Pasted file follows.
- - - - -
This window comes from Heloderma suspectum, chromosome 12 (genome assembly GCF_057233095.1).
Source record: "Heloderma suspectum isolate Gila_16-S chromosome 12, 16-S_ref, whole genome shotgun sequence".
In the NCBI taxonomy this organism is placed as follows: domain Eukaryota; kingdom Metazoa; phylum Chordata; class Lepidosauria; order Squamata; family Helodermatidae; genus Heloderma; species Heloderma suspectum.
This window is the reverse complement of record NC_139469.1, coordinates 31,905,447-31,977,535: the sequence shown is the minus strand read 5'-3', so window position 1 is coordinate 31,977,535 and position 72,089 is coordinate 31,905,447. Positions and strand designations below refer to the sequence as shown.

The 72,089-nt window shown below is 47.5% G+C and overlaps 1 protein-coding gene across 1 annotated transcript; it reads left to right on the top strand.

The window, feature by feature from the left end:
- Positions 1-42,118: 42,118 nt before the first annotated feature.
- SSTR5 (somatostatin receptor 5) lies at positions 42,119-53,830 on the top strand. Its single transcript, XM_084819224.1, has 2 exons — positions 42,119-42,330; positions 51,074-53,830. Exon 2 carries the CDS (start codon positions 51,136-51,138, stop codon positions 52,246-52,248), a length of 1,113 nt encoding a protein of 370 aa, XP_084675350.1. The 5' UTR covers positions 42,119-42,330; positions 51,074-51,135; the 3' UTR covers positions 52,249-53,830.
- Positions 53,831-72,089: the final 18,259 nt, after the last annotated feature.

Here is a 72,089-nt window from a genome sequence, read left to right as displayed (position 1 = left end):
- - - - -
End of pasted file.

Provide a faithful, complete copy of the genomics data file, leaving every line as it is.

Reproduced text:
This window comes from Heloderma suspectum, chromosome 12 (genome assembly GCF_057233095.1).
Source record: "Heloderma suspectum isolate Gila_16-S chromosome 12, 16-S_ref, whole genome shotgun sequence".
In the NCBI taxonomy this organism is placed as follows: domain Eukaryota; kingdom Metazoa; phylum Chordata; class Lepidosauria; order Squamata; family Helodermatidae; genus Heloderma; species Heloderma suspectum.
This window is the reverse complement of record NC_139469.1, coordinates 31,905,447-31,977,535: the sequence shown is the minus strand read 5'-3', so window position 1 is coordinate 31,977,535 and position 72,089 is coordinate 31,905,447. Positions and strand designations below refer to the sequence as shown.

The 72,089-nt window shown below is 47.5% G+C and overlaps 1 protein-coding gene across 1 annotated transcript; it reads left to right on the top strand.

The window, feature by feature from the left end:
- Positions 1-42,118: 42,118 nt before the first annotated feature.
- SSTR5 (somatostatin receptor 5) lies at positions 42,119-53,830 on the top strand. Its single transcript, XM_084819224.1, has 2 exons — positions 42,119-42,330; positions 51,074-53,830. Exon 2 carries the CDS (start codon positions 51,136-51,138, stop codon positions 52,246-52,248), a length of 1,113 nt encoding a protein of 370 aa, XP_084675350.1. The 5' UTR covers positions 42,119-42,330; positions 51,074-51,135; the 3' UTR covers positions 52,249-53,830.
- Positions 53,831-72,089: the final 18,259 nt, after the last annotated feature.

Here is a 72,089-nt window from a genome sequence, read left to right as displayed (position 1 = left end):